And then the hard questions were asked. Never mind the players association … how exactly would having a team in two separate ballparks with two separate leases work out over 15, 20 … geezus, 30 years? How would regional TV fit into this thing? Tampa Bay is a big TV market with solid ratings and the Rays contract is a good one. It’s a growing demographic market in a business-friendly, low-tax state. And then, perhaps the oddest twist: it seemed as if the Montreal partners were ahead of the Tampa group in ballpark planning. Bronfman said publicly that he wanted to announce plans in the first quarter of this year; meanwhile, Sternberg hadn’t even finalized a site.
The reality of the matter was that signing off on the sister cities idea meant at least acknowledging the possibility that if the whole thing cratered in Tampa, MLB would be left with a full-time team in Montreal.
There were way too many pieces to the puzzle for MLB. As a civic hostage-taking to get a new ballpark, it was a flop because Sternberg didn’t intend it to be such. Now? He is no closer to getting out of Tropicana Field and that new $700 million park – if it ever sees ground broken – will now need a retractable roof for the summer games that won’t be played in Montreal. So, add another $350 million to the project, and be prepared for rumours about the team moving to Nashville or, if there’s re-alignment, Las Vegas.
I asked someone close to the Montreal group whether this meant a return of MLB to the city was dead. “Depends on whether or not you believe Elvis is dead,” was the response. In the meantime, there are still some broader things to wonder about or at least note. If Manfred really believed what he said in supporting the bid in 2020 (I am more predisposed than my contemporaries to like Manfred, or at least acknowledge the pressure points he faces,) what does it say about internal politics at the ownership level that Sternberg and Bronfman both publicly laid the blame at the feet of the executive council instead of the commissioner? What does that say about the environment around Manfred during the lockout? Maybe – hopefully – nothing, because if you think Manfred is a labour hawk … have you met Jerry Reinsdorf?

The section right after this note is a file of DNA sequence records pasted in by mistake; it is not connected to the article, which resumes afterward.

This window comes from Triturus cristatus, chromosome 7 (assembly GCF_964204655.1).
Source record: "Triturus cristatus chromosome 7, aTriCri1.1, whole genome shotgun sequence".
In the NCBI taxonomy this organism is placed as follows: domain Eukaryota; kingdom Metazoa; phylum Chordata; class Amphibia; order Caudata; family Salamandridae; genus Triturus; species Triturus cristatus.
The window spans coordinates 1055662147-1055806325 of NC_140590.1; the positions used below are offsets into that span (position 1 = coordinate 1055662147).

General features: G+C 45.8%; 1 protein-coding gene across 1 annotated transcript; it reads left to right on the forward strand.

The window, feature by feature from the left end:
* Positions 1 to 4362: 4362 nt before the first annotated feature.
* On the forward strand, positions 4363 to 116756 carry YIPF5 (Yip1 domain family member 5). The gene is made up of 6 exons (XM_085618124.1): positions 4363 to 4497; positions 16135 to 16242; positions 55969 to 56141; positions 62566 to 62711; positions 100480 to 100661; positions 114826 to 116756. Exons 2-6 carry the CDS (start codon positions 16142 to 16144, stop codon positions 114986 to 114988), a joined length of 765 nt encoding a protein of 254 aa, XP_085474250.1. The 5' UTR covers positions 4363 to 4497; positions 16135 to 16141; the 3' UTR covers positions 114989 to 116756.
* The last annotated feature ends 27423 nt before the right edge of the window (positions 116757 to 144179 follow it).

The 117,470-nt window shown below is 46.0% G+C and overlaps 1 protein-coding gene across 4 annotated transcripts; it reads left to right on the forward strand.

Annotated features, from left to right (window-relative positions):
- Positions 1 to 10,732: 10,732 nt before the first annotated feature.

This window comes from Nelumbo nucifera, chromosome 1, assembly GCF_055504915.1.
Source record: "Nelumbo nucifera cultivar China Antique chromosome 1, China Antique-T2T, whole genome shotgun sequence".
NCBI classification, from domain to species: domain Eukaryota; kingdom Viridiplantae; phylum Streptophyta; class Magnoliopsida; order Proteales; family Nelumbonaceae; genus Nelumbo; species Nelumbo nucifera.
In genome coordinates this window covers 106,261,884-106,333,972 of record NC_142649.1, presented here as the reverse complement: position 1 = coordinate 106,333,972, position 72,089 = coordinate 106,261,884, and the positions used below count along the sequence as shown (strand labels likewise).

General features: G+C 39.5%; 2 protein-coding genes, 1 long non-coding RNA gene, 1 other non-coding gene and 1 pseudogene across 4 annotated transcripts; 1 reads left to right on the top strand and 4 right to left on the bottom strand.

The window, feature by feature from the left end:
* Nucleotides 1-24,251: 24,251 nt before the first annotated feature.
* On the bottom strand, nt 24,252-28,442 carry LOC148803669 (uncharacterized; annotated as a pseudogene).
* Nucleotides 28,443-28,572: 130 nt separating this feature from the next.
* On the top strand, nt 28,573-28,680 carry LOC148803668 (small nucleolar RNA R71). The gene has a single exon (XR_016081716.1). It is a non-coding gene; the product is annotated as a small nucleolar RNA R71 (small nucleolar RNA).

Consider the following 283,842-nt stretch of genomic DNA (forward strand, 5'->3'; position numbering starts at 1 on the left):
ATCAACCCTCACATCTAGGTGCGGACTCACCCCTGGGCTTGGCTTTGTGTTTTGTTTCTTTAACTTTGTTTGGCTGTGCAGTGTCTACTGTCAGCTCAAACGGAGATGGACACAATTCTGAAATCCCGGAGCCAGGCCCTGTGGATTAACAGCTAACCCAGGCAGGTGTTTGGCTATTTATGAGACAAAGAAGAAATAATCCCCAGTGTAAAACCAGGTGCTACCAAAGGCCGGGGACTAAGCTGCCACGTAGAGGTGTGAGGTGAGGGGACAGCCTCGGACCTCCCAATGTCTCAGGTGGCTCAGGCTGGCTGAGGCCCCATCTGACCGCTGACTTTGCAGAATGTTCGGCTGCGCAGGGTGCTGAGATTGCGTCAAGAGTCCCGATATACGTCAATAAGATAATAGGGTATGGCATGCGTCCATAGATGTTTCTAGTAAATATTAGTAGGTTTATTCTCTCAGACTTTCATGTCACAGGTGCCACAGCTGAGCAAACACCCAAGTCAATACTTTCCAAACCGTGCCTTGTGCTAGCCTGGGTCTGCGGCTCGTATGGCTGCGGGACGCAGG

Second … only one owner voted against the last CBA, the Associated Press reported back in 2016. In an email to AP, while not formally acknowledging that he was the dissenting vote, the owner said in part: “twice a decade, the bargaining process provides an opportunity to address the extraordinary and widening competitive gap that exists on-field between higher and lower revenue clubs. I feel that opportunity was missed here.”
That owner was Stuart Sternberg.
Let’s light some candles this weekend as we await Monday’s face-to-face negotiations in New York City between players and owners. In the meantime, how about that contretemps between the Edmonton Oilers Leon Draisaitl and veteran journalist Jim Matheson, eh?
I’d just like to say well done to all concerned. Good for Matty for sticking up for himself; good for Draisaitl for responding the way he did. I mean, it beats the hell out of another Connor McDavid Agonistes moment? BORING! Truth is, this happens more than you realize when reporters and players interact in a clubhouse or locker room. Hell, it used to happen a lot. Tim Raines and I didn’t speak for years because he didn’t like the reporting I did on Floyd Youmans. I had a former Expos pitcher, Butch Henry, write a message on the team whiteboard questioning my sexuality, along with that of another Gazette reporter. I’ve had at least two Hall of Famers while they were still playing tell me to ‘F-off” – yes, I voted for them when they retired – and I had another Expos pitcher, Jim Bullinger, throw baseballs at me during batting practice. Aw, good old Bully: he walked by me one time, brushed against me and said: “Nice shirt.” My response? “Nice ERA.” A couple of years later, Bullinger was hanging on in spring training with the Los Angeles Dodgers. Bored, I walked all Larry David-like to say hello. “Nope,” Bullinger yelled out. “Nope …” and then he walked away. Bill Plaschke of the Times came alongside me and said: “Damn, you know you’re having a horse-shit day when Jim Bullinger does that to you …” It’s all good, folks.
Jeff Blair hosts Blair & Barker The Podcast. When the CBA gets done, he and Barker will be live on Sportsnet 590/The Fan from 10-Noon ET and in the summer from 5-7 ET. They will also host Blue Jays Talk post-game.